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Catholic Charities assists refugees and immigrants that are legally in the United States. Our Refugee Resettlement program supports refugees who flee their country of origin, often running from violence, war and persecution, to save their lives. They are granted refugee status by the United Nations due to a well-founded case of persecution and cleared for entrance to America by our Department of Homeland Security.

Our Immigration Legal Services team helps reunite those in the U.S. legally with minor children and spouses who remain in their country of origin. Many of those we assist are refugees — those granted refugee status by the United Nations and invited here by the U.S. Federal Government — to reunite with their spouses and minor children. We also help U.S. citizens and those with legal residency secure residency for their spouses and/or children.

Tuesday, 20 October 2015

Refugee Teen Thrives in U.S.

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Refugee Teen Thrives in U.S. Photo by © Suprijono Suharjoto | Dreamstime.com

Refugees flee their homes for many reasons. Some are forced from their homes by violence, others by oppression.

Originally from Burma, Sara arrived to the United States in 2011 at age 17 after a prolonged stay in a Malaysian refugee camp.  Sara and her cousins left for Malaysia in search of education and a safe place as the military dictatorship in Burma took over their community.

Unaccompanied Minor Program

Sara was accepted by Catholic Charities unaccompanied minor program (UMP) in 2011. Children in the UMP live with a foster family and attend public school. Many of these children know no English, but Sara spoke some English upon arrival.

“For most newly arrived foreign born children, joining American high school at age 17 presents enormous challenge due to language and other cultural issues. Such a challenge never stopped Sara from becoming an “A” student throughout her stay in high school," said Kassaw Merie, program manager for UMP.  “She managed this by establishing effective communication to her school guidance counselor, teachers, and case managers at UMP--all of whom provided assistance to her educational needs.”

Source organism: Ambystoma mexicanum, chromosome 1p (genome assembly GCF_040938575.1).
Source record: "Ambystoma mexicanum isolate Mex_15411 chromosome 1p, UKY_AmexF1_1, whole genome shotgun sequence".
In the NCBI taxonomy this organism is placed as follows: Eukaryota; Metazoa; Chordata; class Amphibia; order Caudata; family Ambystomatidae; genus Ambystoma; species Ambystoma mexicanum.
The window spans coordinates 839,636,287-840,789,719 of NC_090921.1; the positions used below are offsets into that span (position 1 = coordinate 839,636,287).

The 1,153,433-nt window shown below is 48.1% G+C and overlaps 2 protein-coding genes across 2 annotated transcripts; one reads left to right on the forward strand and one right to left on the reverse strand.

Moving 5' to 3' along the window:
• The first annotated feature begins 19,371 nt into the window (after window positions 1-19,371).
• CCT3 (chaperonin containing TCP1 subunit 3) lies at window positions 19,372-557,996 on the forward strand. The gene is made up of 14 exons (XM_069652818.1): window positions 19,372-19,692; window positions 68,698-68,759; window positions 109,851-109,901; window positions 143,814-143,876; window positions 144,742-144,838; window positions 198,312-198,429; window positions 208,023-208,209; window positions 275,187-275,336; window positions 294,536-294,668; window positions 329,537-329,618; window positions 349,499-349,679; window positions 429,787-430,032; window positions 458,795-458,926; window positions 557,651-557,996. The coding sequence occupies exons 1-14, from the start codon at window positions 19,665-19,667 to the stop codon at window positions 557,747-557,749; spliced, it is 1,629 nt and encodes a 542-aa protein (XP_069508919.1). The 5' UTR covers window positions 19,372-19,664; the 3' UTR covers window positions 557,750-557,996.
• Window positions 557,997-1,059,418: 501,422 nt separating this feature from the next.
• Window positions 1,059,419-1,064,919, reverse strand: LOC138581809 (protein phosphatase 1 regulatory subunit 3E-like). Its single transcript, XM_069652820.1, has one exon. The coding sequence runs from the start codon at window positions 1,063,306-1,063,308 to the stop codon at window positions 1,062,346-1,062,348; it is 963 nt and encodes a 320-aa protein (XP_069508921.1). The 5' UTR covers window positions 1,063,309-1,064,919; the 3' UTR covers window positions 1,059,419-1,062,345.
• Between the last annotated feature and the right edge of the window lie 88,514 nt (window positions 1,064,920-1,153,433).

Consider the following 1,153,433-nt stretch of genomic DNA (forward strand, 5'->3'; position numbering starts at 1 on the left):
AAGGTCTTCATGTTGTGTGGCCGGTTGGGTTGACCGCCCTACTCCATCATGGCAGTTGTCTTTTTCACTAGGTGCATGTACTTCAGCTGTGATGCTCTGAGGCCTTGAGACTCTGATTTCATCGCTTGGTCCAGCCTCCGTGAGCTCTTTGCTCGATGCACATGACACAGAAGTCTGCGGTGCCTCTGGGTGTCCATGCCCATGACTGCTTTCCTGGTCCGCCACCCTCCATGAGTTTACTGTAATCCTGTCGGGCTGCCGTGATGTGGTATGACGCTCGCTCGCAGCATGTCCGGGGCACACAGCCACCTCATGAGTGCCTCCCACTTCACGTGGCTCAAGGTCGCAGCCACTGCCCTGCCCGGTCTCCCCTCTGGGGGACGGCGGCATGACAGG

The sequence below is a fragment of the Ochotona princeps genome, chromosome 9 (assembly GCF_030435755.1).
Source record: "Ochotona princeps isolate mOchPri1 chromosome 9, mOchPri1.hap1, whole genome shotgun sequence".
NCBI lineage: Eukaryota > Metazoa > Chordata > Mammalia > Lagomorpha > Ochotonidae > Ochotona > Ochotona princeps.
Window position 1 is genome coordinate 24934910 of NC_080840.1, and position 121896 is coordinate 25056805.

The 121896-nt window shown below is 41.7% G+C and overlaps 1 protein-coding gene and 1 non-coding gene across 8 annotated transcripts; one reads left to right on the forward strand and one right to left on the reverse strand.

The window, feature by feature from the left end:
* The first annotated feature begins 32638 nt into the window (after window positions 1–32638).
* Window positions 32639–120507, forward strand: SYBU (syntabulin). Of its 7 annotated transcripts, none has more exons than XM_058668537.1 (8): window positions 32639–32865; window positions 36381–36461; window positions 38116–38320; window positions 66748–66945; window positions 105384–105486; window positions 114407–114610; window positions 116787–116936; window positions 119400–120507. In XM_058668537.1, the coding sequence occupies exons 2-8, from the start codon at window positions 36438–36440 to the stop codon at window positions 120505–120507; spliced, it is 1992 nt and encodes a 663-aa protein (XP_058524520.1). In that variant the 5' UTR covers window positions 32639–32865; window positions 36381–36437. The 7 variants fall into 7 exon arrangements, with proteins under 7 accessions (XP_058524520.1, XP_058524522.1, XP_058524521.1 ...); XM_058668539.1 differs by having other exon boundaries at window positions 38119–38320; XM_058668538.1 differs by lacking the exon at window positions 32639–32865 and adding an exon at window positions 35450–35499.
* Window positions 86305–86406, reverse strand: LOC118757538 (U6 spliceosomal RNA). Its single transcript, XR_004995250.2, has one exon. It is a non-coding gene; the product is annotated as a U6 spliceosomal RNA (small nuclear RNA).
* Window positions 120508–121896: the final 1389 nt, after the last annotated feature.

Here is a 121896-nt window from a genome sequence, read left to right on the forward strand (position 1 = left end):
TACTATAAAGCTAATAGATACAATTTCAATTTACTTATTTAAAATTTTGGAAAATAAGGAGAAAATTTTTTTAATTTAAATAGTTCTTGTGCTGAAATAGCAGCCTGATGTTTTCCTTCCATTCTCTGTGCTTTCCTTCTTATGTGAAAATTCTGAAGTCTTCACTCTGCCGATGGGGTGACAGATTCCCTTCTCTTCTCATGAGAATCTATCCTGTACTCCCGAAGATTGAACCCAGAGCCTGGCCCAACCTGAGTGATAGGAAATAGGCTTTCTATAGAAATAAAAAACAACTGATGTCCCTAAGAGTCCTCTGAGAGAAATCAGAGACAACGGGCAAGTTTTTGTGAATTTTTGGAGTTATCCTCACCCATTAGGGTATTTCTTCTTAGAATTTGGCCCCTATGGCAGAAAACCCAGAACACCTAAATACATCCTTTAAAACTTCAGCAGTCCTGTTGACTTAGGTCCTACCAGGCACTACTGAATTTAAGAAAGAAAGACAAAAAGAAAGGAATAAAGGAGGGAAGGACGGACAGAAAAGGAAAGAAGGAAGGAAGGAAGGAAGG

While in the foster home, Sara had an excellent relationship with foster parents and she still calls the previous foster mother "mom." “She enjoyed being a part of the extended family and their weekend activities, which helped her acculturation process greatly,” said Merie. As her interest for independent living program grew, Sara headed off to live by herself in apartment arranged by UMP.

Now 20, Sara graduated from high school Cum Laude and was accepted by the Arizona State University School of Engineering. Sara has already won full scholarship from different sources and pursuing her degree in construction engineering as of the 2015 fall semester.

Catholic Charities Role

In addition to providing a foster family, housing, and health services, Catholic Charities supported Sara in her education by providing tutors throughout her school work. She also mastered her independent living skills through the services provided by the program. Independent living skills include managing a bank account, paying bills, and housekeeping duties like cooking and laundry.

Sara’s Success

“Sara is always content and grounded with a great deal of self-awareness,” said Merie. She is now successfully pursuing the American dream which is usually described as very difficult to be achieved by most refugees.  She set herself as an example to her fellow unaccompanied refugee minors in the program through her great accomplishment.  With her engineering degree in sight, Sara is destined for a successful life.

Catholic Charities has been helping refugee children for 30 years. You can help refugee children too by joining our community to help refugee children through our Foster Care Fund Team!

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